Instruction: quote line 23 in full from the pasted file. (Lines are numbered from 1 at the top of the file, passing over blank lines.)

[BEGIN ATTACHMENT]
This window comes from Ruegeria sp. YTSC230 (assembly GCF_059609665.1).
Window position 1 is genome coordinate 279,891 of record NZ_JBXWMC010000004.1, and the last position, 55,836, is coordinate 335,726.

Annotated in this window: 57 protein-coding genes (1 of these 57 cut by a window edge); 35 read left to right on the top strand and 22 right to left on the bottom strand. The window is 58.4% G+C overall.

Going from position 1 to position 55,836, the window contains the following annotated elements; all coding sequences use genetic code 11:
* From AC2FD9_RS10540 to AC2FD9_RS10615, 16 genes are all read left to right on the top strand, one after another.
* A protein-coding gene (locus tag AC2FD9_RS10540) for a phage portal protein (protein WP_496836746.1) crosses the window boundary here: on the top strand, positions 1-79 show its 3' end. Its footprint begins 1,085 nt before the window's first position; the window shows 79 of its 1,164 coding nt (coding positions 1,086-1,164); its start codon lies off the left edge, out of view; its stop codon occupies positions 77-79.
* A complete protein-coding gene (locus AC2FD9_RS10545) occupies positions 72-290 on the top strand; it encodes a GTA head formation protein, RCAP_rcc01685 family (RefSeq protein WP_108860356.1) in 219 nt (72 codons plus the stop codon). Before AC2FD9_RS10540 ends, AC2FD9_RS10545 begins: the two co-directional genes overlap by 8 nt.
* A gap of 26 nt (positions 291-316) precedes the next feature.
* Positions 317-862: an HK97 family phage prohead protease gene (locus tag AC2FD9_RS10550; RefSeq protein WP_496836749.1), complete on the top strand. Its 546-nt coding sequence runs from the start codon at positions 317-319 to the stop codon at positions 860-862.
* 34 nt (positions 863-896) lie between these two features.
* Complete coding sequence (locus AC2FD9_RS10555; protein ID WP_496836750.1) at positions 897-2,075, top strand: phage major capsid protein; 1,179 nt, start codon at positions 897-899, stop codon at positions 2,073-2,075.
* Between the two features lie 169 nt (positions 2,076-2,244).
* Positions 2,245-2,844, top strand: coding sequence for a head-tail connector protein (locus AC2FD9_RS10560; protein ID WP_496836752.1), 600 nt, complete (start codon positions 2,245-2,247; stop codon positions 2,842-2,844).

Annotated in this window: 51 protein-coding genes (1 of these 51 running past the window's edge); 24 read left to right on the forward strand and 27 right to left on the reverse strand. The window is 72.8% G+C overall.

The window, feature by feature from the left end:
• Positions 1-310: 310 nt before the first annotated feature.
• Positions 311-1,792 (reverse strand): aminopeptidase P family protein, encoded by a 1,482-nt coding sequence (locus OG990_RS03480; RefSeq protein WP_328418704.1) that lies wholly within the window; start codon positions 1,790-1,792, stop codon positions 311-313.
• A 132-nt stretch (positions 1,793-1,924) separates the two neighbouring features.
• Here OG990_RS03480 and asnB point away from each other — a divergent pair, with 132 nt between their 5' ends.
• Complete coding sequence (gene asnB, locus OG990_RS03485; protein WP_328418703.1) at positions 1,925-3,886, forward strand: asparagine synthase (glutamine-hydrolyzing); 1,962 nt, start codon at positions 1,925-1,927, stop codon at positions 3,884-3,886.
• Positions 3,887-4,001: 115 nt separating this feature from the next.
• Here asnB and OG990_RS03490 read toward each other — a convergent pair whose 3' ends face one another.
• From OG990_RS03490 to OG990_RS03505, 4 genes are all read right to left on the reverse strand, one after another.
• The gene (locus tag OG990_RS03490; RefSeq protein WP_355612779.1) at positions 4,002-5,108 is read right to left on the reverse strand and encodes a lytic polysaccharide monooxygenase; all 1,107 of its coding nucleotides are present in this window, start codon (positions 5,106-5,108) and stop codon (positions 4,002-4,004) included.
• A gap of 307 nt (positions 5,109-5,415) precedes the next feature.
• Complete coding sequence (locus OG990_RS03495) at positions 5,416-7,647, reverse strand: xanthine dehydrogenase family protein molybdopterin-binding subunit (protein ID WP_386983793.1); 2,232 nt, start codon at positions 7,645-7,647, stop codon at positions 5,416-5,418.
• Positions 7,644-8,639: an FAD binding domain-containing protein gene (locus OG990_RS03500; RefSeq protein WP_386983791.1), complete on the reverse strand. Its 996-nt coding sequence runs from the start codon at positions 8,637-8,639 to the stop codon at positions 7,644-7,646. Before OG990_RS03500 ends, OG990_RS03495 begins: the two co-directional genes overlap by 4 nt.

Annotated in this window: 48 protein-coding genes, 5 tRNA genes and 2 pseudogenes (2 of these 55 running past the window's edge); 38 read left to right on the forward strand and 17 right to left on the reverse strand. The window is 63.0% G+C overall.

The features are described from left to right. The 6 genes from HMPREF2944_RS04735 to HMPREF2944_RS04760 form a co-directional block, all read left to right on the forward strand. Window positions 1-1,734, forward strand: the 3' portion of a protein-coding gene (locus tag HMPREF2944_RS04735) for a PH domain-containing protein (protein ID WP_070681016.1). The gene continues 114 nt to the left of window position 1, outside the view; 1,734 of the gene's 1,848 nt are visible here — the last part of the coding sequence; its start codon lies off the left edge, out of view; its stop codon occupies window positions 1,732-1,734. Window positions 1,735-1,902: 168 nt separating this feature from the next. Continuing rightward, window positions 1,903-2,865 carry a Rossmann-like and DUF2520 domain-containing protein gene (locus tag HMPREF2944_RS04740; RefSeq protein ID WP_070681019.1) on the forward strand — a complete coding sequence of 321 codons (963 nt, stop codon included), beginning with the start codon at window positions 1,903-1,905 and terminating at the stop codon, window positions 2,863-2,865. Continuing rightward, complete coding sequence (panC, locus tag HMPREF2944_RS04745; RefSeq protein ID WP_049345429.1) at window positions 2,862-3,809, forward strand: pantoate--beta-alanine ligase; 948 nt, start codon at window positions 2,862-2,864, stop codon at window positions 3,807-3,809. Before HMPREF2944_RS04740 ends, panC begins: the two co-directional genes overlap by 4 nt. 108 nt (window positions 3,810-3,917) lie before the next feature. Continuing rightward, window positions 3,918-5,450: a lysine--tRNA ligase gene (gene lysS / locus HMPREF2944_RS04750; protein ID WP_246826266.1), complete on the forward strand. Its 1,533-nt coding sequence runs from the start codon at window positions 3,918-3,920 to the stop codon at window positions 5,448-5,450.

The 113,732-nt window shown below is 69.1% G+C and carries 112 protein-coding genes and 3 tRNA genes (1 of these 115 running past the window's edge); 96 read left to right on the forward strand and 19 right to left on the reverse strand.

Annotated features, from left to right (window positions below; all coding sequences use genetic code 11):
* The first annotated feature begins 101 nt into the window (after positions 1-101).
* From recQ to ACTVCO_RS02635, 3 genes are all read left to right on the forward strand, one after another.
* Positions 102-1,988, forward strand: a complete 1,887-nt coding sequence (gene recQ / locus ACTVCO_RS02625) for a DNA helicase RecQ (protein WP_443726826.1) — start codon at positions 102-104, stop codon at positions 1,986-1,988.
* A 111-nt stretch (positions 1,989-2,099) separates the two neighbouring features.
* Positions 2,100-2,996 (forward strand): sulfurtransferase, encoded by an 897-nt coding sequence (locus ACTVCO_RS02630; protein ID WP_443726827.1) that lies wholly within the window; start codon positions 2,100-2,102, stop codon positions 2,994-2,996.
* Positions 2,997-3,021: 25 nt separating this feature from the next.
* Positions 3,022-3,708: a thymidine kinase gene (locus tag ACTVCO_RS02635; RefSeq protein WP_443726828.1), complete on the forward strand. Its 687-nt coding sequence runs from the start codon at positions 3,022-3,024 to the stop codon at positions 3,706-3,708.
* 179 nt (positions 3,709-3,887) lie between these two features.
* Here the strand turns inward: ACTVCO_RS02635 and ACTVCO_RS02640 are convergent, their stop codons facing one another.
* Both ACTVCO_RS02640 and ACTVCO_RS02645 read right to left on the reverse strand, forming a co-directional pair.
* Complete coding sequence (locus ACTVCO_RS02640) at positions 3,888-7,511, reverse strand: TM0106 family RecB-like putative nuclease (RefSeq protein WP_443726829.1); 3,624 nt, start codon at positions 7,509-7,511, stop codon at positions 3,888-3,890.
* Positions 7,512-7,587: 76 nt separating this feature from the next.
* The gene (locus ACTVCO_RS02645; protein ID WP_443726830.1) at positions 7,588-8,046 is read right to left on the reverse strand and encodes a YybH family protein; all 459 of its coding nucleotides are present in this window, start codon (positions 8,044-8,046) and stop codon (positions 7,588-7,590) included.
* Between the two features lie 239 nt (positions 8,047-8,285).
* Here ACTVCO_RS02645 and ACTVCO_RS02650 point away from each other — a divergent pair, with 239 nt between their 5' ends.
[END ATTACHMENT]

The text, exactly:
• From OG990_RS03490 to OG990_RS03505, 4 genes are all read right to left on the reverse strand, one after another.